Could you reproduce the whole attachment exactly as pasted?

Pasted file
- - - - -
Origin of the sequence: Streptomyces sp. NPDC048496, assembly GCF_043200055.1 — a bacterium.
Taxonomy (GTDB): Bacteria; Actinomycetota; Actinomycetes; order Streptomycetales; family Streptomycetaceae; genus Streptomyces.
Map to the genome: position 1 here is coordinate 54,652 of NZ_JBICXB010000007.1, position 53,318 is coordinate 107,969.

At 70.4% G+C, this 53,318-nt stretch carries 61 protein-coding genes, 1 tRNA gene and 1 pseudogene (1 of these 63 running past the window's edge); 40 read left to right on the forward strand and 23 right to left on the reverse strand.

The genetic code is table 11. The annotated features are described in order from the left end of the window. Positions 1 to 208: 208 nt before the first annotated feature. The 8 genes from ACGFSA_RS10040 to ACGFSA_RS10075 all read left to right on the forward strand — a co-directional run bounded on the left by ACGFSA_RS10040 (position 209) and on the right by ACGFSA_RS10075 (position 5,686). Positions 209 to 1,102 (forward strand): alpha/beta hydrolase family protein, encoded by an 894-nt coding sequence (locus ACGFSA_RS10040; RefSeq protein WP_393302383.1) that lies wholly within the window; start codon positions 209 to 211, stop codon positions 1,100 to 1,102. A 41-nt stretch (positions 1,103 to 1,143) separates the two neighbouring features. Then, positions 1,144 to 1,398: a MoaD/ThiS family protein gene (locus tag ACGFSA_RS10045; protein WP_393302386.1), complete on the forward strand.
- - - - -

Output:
Origin of the sequence: Streptomyces sp. NPDC048496, assembly GCF_043200055.1 — a bacterium.
Taxonomy (GTDB): Bacteria; Actinomycetota; Actinomycetes; order Streptomycetales; family Streptomycetaceae; genus Streptomyces.
Map to the genome: position 1 here is coordinate 54,652 of NZ_JBICXB010000007.1, position 53,318 is coordinate 107,969.

At 70.4% G+C, this 53,318-nt stretch carries 61 protein-coding genes, 1 tRNA gene and 1 pseudogene (1 of these 63 running past the window's edge); 40 read left to right on the forward strand and 23 right to left on the reverse strand.

The genetic code is table 11. The annotated features are described in order from the left end of the window. Positions 1 to 208: 208 nt before the first annotated feature. The 8 genes from ACGFSA_RS10040 to ACGFSA_RS10075 all read left to right on the forward strand — a co-directional run bounded on the left by ACGFSA_RS10040 (position 209) and on the right by ACGFSA_RS10075 (position 5,686). Positions 209 to 1,102 (forward strand): alpha/beta hydrolase family protein, encoded by an 894-nt coding sequence (locus ACGFSA_RS10040; RefSeq protein WP_393302383.1) that lies wholly within the window; start codon positions 209 to 211, stop codon positions 1,100 to 1,102. A 41-nt stretch (positions 1,103 to 1,143) separates the two neighbouring features. Then, positions 1,144 to 1,398: a MoaD/ThiS family protein gene (locus tag ACGFSA_RS10045; protein WP_393302386.1), complete on the forward strand.